At the Diversity Dialogue at the beginning of September, the topic chosen was Love and Trust. When we asked ourselves, what was standing in the way of building love and trust, many voices emerged, including: masks, anger, selfishness, poor self-esteem, lack of respect, fear and patriarchy.
(I wrote this poem in 2016, it sadly seems just as appropriate now … )
On white wall
By the forgiving paintbrush
Of a required re-
This topic drew the most votes at our Diversity Dialogue on 4 August 2018 – “We have such potential as a country. Why are we stuck?” A long list of reasons was identified: Inequality & poverty, Labelling & discrimination, Poor leadership with no integrity, Broken people, families & communities, Fear, A culture of destruction & rage, Greed, Denialism, Right wingers, White supremacy, Patriarchy, Despondent & desperate youth … it seemed overwhelming – there was a general feeling of paralysis and fear in the room.
Anger moved the system out of this trapped overwhelming feeling at the beginning of our time together and it became a lively dialogue. This was illustrated by the movement of the person in the “Despondency” voice to join the new voice of “Young black (disadvantaged) women” that emerged. Other changes included that the voice of “Patriarchy” was heard speaking from “Poor Leadership” and the individual in “A culture of destruction” became a “Fix it” voice.
On 7 July at Christ Church Midrand, the topic chosen for our dialogue was “How to kill white supremacy” with the themes of “land restitution” and “dealing with anger” influencing the conversation.
Apartheid was described as “successful in meeting its goals”, because the structures it put in place largely remain and this outside structural racism has penetrated our insides. Our inner racism, even in those who don’t want to be racist, is pervasive. Often both white and black people think that white people are superior and black people inferior. Many black women feel they are at the bottom of the oppressive systemic racism pyramid. At the same time, black women spoke from the pain of being married to black men who feel trapped in their circumstances – they want to be strong for their women but feel they have to swallow racism to keep their jobs and survive financially.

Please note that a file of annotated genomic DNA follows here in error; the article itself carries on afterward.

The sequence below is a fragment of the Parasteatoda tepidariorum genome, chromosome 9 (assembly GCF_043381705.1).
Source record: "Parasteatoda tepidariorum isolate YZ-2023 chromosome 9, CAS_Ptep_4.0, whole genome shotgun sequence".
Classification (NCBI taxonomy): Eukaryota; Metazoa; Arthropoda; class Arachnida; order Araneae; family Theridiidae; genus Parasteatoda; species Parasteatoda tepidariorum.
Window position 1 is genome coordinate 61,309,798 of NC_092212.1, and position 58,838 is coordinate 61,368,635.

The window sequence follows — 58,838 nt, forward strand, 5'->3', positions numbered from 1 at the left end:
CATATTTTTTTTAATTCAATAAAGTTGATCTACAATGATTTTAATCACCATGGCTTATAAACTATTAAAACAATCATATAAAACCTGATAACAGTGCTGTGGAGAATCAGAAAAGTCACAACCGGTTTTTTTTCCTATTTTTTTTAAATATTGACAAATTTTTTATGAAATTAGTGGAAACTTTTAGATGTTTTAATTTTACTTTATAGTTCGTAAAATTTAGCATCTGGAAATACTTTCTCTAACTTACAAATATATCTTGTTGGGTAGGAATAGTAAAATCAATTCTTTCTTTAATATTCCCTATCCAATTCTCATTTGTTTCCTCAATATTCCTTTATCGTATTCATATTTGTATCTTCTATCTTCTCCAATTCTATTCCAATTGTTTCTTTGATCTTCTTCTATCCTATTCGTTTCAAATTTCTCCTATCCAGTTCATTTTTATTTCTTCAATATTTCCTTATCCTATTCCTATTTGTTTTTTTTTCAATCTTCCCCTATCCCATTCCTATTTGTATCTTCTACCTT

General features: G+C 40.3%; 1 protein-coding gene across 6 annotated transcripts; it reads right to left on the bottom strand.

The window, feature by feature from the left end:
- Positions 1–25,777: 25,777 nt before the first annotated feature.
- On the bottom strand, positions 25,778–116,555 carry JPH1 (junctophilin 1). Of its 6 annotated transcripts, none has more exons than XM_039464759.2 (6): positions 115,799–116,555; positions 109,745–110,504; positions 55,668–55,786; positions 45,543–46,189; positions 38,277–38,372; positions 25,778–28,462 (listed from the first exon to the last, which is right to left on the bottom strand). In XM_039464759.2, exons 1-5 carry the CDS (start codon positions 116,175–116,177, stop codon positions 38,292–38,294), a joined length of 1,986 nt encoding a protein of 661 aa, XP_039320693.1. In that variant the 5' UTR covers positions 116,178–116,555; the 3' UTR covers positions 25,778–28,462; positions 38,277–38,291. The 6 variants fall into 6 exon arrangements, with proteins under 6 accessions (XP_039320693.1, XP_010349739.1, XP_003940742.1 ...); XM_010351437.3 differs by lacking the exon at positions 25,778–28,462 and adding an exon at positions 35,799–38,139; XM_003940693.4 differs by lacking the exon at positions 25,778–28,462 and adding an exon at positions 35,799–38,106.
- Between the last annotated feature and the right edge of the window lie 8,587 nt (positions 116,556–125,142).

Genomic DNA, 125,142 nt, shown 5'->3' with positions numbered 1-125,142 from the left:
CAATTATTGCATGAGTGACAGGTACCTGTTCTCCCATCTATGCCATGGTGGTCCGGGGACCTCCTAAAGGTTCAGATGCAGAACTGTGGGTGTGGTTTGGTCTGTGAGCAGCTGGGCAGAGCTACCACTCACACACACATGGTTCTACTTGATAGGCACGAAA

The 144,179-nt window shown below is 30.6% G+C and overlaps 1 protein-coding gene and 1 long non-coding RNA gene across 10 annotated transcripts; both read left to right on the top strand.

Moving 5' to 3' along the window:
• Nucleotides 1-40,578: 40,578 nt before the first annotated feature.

(A poem from the book Dwelling in Dissonance)
We often talk about offering hospitality in our homes; I believe we extend true hospitality of time and space to people when we really listen to them in conversation with us. I have often been convicted in this area – How are my listening skills? Do I listen to understand the other person, or with a view to finding a gap to share my perceived wisdom?
This was a private Diversity Dialogue at Arcadia Christian Church with more than 25 people. The topic “The Struggle with Identity because of the Past” was chosen. As each voice made an opening statement it was evident that many voices expressed fear underlying their main points of view. “Shame”, “Fear”, “Stereotypes” and “Anger” were the main contributors to the conversation. Out of the voice of “History not dealt with”, a “Longing for accountability for the past” from all sides, “Disillusionment with reconciliation”, but also a strong “Hope in a new identity in Christ” emerged. “Being judged”, “Inner Brokenness”, and “Distrust” tended to observe rather than participate in the conversation.
Our diversity dialogue on 2 June at Nokuphila was a small group but this lent itself to a more intimate conversation – the participants chose to dialogue about the challenge of family relationships. In a small group the question I sometimes ask myself as a facilitator is “Where is the diversity?” but we had exactly the diversity needed for the topic.
(A poem from the book Dwelling in Dissonance)
I wrote this poem after driving into Tembisa to facilitate a dialogue there…)
in sanitized suburbia
to the many freedoms
we take for granted every day
At our Diversity Dialogue on 5 May, the topic chosen by the participants was Poverty in South Africa. The theme of conflicting values came up throughout the dialogue. We realised there is a conflict between the values we aspire to generally for our society and what we are aiming to achieve ourselves, e.g. we want poverty alleviated as long as we don’t have to sacrifice something ourselves, as women we want leadership positions for ourselves but we don’t necessarily want women in authority over us, we want to encourage black people to value themselves but we prefer white teachers or schools for our children, we say we value menial labour as much as university careers but we are not willing to pay the salary that reflects that value.
How do we live with this inner conflict?